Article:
Wednesday, July 27, 2011
UNDP high level management, including Resident Representatives and Regional Directors whom have been given Corporate Credit Cards, have spent almost half a billion dollars in Credit Cards charges.
While President Obama exhorts American taxpayers to tighten their belts, and the U.S. flirts with default, the United Nations is setting new records for spending American money. The White House’s Office of Management and Budget has produced its latest report, required by Congress, on U.S. contributions to the UN. For the 2010 fiscal year, the U.S. bankrolled the UN to the tune of $7.69 billion. As the Heritage Foundation’s Brett Schaefer notes, that’s a “staggering 21 percent increase over FY2009.”
It’s also more than double the $3.539 which U.S. Ambassador Susan Rice, in testimony this April to the House Committee on Foreign Affairs, implied was the rough amount of U.S. annual spending on the UN.
The rise in U.S. contributions reflects soaring UN budgets over the past decade, to which the U.S. has been the biggest contributor. The exact percentage of UN activity funded by the U.S. varies, depending on which part of the UN we’re talking about. But browsing the OMB report can give you a pretty good idea of how big a hunk of the UN tab is bankrolled by American taxpayers. Scroll down in the report to page 2, where you can discover that the U.S. in fiscal 2010 bankrolled 27.3% of all UN peacekeeping, 22% of the regular budget, 33.6% of the World Food Program, and 26.5% of the budget of the UN’s Palestinian refugee agency (UNRWA).
What’s America getting for all this money? One seat, with one vote, in a 192-member General Assembly dominated by the largely anti-American preferences of the Organization of the Islamic Conference and the G-77 plus China. One permanent seat on the Security Council, alongside veto-wielding China (which contributes a mere 3.189% of the UN’s regular budget) and Russia (which contributes 1.6%). And such privileges as a chance to rub elbows with the likes of Iran and Cuba on the governing board of the UN’s flagship agency, the UN Development Program (UNDP). Plus the endless circus act in which the UN promises transparency, better oversight and more efficient management — and delivers soaring budgets, opaque finances and bubbling scandals. All those American billions now pouring into the UN had their origins in work done by Americans, who earned that money, and then had it taxed away by government — and turned over to the UN. Given a choice, could those taxpayers perhaps find better uses for their dollars?
The U.S. administration has just invited a senior North Korean official, Kim Kye Gwan, to come to New York to talk about ending Pyongyang’s nuclear program. Or, as these things tend to play out in the meta-world of North Korean nuclear shakedowns, to talk about holding further talks to talk about ending North Korea’s nuclear program.
As it happens, we’ve been here before — with the same North Korean senior official, Kim Kye Gwan. In 2007, it was the Bush administration that invited Kim Kye-gwan to come talk nukes in New York. Kim spent a lively four hours dining and drinking at the Waldorf with the U.S. envoy of the hour, Chris Hill. That was followed by U.S. concessions and gifts to North Korea which included free food and fuel, arrangements to return to Kim Jong Il some $25 million in allegedly tainted North Korean funds frozen in Macau, and the removal of North Korea from the U.S. list of terror-sponsoring states. North Korea’s regime responded by stalling, stonewalling, cheating and ultimately walking away from the denuclearization deal; then conducted a second nuclear test in 2009 and in 2010 unveiled a uranium enrichment facility which it had previously denied.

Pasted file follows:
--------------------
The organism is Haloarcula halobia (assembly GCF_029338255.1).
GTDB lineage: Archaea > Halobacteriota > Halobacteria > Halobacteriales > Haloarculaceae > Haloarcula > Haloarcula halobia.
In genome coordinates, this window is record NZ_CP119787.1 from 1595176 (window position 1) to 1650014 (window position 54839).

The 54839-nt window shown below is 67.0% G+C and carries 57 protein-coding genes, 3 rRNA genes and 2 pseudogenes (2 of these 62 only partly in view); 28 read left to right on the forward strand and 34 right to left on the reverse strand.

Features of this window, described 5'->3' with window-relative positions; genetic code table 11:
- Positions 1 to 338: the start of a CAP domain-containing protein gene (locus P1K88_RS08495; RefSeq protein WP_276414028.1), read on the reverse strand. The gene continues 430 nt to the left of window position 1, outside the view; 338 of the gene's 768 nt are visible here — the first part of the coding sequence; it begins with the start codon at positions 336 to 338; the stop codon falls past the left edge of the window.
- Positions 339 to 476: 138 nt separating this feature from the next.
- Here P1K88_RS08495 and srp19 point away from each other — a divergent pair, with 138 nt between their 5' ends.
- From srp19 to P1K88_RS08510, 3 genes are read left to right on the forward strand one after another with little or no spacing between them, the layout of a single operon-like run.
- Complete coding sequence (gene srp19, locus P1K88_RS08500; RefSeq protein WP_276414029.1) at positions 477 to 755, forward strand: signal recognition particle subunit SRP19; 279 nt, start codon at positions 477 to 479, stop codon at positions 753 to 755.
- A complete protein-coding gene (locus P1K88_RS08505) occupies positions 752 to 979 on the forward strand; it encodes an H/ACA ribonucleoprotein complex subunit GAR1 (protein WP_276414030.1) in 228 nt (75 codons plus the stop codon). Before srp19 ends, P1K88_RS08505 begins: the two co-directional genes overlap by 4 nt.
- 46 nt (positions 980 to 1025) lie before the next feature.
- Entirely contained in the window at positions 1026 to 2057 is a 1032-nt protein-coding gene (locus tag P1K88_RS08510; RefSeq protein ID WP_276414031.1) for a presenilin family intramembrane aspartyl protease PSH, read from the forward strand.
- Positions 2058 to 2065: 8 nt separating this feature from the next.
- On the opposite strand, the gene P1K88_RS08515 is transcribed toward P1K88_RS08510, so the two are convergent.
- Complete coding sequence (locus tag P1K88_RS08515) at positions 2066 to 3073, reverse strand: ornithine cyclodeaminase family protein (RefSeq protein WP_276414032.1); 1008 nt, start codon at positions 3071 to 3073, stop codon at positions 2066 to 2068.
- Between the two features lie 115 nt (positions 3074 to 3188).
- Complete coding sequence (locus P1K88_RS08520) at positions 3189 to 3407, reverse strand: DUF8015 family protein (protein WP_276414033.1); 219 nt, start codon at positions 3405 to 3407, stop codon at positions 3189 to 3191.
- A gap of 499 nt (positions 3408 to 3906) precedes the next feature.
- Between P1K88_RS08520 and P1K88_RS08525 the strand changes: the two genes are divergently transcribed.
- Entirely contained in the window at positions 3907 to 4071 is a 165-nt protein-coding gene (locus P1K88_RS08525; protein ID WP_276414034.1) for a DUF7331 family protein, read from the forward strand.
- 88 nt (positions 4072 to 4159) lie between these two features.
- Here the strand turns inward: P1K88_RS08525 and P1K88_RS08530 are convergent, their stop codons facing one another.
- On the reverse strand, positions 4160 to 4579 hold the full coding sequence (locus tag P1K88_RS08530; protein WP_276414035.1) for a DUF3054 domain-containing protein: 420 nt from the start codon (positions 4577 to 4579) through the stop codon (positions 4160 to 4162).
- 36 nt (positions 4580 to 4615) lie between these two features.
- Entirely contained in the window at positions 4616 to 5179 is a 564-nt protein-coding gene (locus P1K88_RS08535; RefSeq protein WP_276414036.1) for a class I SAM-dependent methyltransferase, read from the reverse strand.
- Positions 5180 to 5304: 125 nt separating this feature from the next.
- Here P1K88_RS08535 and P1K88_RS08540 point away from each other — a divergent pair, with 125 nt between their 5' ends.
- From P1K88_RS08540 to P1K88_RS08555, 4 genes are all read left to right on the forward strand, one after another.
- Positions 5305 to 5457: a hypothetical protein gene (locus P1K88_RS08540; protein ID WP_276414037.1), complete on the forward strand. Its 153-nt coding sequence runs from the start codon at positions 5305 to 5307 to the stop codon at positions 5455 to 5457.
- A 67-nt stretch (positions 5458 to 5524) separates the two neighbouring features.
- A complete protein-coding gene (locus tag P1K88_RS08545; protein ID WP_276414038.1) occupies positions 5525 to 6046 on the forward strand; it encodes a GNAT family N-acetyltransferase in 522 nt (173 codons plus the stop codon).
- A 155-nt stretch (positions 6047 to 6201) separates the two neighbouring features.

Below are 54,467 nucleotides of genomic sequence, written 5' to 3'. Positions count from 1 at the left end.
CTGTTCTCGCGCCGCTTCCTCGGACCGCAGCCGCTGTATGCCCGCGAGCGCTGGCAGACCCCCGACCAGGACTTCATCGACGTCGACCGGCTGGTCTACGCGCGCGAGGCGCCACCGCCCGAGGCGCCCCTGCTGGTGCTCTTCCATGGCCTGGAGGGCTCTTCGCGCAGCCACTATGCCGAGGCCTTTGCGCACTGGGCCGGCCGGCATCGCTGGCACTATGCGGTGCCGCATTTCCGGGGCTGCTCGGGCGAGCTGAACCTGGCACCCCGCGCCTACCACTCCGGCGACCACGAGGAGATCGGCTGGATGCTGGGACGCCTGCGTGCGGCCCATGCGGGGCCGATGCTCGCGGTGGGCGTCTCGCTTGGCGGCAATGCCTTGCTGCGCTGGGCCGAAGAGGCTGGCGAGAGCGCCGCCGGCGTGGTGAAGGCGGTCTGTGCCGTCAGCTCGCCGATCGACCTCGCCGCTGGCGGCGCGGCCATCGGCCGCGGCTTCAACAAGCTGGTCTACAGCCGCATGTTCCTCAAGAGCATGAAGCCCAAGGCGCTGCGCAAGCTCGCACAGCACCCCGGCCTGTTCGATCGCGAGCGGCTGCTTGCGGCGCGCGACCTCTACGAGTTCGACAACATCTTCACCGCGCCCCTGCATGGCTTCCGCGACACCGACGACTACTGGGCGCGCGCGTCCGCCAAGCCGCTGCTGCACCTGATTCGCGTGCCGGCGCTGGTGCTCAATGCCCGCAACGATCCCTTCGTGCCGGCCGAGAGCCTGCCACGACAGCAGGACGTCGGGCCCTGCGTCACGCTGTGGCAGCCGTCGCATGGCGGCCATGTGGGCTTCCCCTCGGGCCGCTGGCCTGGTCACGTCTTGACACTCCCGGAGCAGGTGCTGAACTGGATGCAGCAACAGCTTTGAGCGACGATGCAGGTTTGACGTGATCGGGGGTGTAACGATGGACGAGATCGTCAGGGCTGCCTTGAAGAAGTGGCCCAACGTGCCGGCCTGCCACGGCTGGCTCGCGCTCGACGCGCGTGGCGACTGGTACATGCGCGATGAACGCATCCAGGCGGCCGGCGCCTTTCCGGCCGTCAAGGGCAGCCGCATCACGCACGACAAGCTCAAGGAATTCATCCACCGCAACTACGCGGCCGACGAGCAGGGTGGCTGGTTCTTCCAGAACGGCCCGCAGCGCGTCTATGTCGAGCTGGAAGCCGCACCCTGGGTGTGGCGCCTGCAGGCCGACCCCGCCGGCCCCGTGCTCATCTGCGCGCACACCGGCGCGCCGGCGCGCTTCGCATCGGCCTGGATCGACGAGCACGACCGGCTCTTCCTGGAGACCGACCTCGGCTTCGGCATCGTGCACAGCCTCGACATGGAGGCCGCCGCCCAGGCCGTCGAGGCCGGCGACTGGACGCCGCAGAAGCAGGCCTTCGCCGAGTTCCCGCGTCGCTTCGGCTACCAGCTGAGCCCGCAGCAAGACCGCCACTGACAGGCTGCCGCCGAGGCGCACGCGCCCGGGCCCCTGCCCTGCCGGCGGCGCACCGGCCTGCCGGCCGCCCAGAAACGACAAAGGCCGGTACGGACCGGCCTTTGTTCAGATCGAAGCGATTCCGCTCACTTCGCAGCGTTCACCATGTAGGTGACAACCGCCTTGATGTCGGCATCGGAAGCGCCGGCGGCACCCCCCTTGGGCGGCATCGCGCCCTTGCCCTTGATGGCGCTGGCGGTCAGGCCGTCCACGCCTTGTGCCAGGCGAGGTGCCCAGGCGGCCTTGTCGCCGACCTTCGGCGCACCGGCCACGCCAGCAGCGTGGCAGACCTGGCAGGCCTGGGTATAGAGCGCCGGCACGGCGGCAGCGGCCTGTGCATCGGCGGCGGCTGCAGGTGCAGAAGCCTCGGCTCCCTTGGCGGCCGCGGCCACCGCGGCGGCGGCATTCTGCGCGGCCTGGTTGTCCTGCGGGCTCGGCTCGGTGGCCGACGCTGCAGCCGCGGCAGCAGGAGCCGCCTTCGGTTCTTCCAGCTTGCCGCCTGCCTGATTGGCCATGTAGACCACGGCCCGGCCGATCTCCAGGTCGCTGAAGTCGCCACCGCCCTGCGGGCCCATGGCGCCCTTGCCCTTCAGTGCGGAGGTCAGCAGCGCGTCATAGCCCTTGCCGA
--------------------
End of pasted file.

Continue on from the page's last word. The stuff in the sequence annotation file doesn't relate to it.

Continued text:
The Obama administration, to its credit, has so far refrained from being suckered into another of these North Korean shakedown routines. But that could all be about to change, with Kim Kye Gwan preparing to enjoy another round of American hospitality in the Big Apple.
Secretary of State Hillary Clinton has said, “We are open to talks with North Korea, but we do not intend to reward the North just for returning to the table.” Too late. For North Korea, a United Nations-sanctioned erstwhile pariah of the so-called international community, it is already a reward to have America dignify Vice Foreign Minister and former nuclear negotiator Kim Kye Gwan by inviting him for an encore in New York. And with the State Department saying America is looking for signs that North Korea is serious about returning to the negotiating table, a negotiation of sorts has already begun — in which America is already at a disadvantage. North Korea’s negotiators are masters at taking whatever they can get, and then welshing on whatever they have promised.
But if the State Department is determined to entertain Kim yet again in New York, there might be a way to redeem the situation. Upon Kim Kye Gwan’s arrival, U.S. officials ought to offer him five little words, and nothing more. Quite simply: “Would you like to defect?” It’s unlikely Kim would say yes. But if he does, that would be a lovely diplomatic coup, and an excellent start to the next round of “talks” with North Korea. And if he doesn’t, it’s still the kind of message that might provoke some useful cogitation among his colleagues back in the gloomy confines of Pyongyang. Haggling with the North Korean regime is a routine that by now fits the definition of insanity. Inviting Pyongyang’s envoys to come to New York, as long as they then stay there for good, might sound crazy. But something in this routine needs to change. Why not give it a try?